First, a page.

Representatives from pioneering industries, regulatory agencies, non-profit organizations and think tanks joined academic experts from UT Austin and other universities for a two-day exploration of how fundamental changes in information systems are transforming the provision of electricity services during the 8th annual Austin Electricity Conference.
The two-day conference, sponsored by UT’s McCombs School of Business, School of Law, the KBH Center for Energy Law & Business and the Energy Institute, always produces a lively conversation featuring the latest thinking on emerging trends in electricity markets. This year’s theme, Electricity in the Information Age, was no exception.
The conference format features brief presentations from expert panelists on interrelated topics, followed by extended Q&A sessions moderated by UT faculty to engender robust dialogue among participants.
Panels included in this year’s event were “Information-Technology Web”; “Forecasting and Operations”; “Advanced Analytics”; and “Cybersecurity of the Grid.”
Much of the discussion centered on new research and emerging trends, including:
- Application of machine learning and predictive modeling techniques to enable improved forecasting of electricity supply and demand;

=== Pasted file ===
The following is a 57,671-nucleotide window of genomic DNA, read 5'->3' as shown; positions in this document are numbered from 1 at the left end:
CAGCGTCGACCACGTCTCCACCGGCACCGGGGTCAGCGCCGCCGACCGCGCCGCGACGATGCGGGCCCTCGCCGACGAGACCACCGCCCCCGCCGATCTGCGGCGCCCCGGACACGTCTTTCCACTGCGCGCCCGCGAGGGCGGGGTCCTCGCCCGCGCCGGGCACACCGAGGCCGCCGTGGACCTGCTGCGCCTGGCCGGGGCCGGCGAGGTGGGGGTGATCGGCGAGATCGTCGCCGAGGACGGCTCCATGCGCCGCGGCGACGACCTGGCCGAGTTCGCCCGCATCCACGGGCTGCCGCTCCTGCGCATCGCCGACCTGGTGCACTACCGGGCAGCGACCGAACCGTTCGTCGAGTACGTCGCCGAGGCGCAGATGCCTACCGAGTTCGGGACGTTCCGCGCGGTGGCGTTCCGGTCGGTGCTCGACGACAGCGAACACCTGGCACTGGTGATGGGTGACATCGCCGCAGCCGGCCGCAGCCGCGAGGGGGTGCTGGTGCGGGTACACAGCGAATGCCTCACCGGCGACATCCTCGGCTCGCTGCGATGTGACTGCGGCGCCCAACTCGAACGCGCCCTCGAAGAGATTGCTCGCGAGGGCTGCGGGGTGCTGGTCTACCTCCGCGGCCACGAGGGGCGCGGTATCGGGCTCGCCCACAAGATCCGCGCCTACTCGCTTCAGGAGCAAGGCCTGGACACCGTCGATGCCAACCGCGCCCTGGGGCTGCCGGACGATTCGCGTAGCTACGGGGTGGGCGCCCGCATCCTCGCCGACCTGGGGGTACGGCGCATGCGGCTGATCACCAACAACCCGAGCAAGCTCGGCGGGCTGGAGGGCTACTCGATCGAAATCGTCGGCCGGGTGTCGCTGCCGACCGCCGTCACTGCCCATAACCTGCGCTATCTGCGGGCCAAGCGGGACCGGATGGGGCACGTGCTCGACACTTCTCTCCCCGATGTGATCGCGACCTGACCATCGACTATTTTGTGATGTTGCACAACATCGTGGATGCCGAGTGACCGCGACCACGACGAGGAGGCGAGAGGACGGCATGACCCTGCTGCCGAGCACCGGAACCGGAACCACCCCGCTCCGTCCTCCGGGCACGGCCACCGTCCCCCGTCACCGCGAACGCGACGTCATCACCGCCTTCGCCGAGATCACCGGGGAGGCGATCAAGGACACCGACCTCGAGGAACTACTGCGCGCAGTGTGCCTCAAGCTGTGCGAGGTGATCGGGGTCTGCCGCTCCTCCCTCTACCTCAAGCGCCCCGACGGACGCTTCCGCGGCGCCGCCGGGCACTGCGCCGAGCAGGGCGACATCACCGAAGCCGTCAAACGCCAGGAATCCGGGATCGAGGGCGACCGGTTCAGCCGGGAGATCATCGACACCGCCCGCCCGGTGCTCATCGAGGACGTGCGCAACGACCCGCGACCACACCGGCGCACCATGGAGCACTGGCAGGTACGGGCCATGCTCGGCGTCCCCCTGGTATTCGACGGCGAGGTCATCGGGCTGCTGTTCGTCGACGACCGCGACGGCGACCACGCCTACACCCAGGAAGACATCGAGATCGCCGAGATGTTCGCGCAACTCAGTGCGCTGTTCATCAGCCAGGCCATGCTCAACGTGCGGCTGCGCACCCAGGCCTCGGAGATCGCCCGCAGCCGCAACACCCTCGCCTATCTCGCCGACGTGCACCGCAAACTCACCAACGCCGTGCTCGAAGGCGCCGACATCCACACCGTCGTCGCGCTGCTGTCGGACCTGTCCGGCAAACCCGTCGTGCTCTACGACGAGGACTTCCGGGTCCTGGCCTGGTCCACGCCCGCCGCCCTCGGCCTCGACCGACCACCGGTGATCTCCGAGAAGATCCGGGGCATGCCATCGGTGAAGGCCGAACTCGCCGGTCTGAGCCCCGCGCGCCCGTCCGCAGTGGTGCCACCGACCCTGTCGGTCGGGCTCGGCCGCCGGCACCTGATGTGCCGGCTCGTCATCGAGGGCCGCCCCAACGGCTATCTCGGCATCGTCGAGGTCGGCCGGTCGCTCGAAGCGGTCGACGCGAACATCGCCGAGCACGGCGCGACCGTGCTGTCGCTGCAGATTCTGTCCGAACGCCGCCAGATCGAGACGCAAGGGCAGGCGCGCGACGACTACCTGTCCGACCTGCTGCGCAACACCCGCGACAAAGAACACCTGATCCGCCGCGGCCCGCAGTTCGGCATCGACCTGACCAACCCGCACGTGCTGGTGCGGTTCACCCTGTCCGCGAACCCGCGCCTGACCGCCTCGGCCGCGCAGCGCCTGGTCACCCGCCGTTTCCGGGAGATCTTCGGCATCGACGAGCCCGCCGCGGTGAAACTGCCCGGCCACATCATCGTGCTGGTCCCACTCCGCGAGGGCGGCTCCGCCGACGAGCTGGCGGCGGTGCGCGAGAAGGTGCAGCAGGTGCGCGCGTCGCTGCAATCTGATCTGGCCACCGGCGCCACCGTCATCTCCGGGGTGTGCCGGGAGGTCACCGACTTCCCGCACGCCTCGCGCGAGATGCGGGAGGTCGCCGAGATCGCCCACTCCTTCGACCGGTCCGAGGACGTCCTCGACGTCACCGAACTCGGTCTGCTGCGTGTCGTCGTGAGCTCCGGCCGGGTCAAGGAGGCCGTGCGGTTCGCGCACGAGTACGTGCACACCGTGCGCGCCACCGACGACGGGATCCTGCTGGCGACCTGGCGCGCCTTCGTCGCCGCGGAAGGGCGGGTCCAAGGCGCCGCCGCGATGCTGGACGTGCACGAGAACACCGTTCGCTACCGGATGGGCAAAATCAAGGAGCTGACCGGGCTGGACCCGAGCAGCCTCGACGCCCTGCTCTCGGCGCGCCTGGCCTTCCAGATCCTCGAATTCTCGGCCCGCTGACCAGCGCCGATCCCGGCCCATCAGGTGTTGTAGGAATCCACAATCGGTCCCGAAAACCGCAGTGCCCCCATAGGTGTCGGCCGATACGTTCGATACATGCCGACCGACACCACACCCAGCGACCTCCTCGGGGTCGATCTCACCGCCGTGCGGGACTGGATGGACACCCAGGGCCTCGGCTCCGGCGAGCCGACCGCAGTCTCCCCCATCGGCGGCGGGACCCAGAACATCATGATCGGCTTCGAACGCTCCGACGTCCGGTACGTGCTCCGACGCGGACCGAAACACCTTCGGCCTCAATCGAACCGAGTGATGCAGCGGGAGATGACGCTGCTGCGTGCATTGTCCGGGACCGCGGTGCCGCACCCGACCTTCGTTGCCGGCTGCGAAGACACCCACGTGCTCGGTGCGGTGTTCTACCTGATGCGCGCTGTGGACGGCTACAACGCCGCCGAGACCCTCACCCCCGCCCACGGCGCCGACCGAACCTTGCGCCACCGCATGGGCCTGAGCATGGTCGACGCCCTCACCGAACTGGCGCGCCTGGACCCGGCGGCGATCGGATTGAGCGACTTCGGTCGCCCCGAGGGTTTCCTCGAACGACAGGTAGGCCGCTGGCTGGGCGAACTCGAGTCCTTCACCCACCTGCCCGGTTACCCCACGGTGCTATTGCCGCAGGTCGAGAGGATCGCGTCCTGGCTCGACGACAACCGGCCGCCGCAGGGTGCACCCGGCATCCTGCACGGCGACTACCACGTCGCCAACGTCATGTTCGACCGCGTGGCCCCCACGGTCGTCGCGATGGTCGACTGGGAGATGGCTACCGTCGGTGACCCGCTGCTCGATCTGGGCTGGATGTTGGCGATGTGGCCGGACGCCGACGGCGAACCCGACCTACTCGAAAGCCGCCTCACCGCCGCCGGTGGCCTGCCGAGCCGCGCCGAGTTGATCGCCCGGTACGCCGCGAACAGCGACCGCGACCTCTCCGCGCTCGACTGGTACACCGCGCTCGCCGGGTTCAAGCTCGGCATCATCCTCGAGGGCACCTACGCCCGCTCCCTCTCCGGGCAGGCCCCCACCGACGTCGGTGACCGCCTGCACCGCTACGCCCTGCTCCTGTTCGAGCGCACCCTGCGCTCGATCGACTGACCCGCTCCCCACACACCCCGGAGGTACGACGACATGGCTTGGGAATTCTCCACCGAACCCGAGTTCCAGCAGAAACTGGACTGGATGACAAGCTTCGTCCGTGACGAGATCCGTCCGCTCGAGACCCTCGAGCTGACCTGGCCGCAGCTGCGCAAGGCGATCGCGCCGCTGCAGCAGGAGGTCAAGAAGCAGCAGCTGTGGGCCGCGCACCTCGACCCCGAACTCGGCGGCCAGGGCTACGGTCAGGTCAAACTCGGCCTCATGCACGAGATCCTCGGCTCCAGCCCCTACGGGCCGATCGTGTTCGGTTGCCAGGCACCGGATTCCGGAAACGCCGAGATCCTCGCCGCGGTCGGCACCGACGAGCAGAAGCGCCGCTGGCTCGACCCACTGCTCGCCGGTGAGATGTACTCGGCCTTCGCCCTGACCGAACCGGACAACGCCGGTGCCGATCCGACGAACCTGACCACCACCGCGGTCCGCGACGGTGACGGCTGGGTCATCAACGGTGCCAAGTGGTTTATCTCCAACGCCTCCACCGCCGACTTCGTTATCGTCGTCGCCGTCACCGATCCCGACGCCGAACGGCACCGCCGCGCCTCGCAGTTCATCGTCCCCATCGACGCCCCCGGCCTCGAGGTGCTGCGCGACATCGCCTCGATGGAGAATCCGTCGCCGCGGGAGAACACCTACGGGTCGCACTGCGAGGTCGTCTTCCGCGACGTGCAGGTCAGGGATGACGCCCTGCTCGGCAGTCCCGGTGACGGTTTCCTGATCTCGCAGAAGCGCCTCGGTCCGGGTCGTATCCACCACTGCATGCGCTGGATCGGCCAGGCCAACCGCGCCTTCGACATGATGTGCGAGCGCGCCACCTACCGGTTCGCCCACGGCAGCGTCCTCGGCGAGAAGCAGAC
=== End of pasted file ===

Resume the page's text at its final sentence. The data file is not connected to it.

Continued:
- the latest algorithms underlying analytical innovations in decision-making;
- advanced sensing technologies in transmission and distribution of electricity;
- new technologies and techniques that allow grid operators to respond and adapt to unprecedented levels of renewable energy generation;
- varying operational experiences used in forecasting resources and deploying ancillary services; and
- an examination of how increased digitalization of electricity operations has also heightened concerns about cybersecurity threats to the grid.
Conference participants also found time to make some general comments about the future of the electric utility industry:
“Utilities have a very tenuous landscape,” said one participant. “And the only think we know for sure is that in five years utilities will look very different than they do today.”
Another attendee weighed in on what she saw as the true obstacles facing the industry in a time of disruptive upheaval:
“Engineering and technological challenges are difficult, but no insurmountable,” she observed. “The real challenge is cultural – humans are pre-disposed to not like change.”
Another participant, addressing the advent of electric vehicles and their potential as mobile energy storage units that could someday become “grid assets, characterized plug-in electric cars as “rolling super-computers.”
The mass adoption of electric vehicles will depend on the development of fast-charging networks, he added.
Check the McCombs School of Business website for more on the 2018 Austin Electricity Conference, including the conference program, panelists’ presentations, and a video of the keynote speakers’ remarks.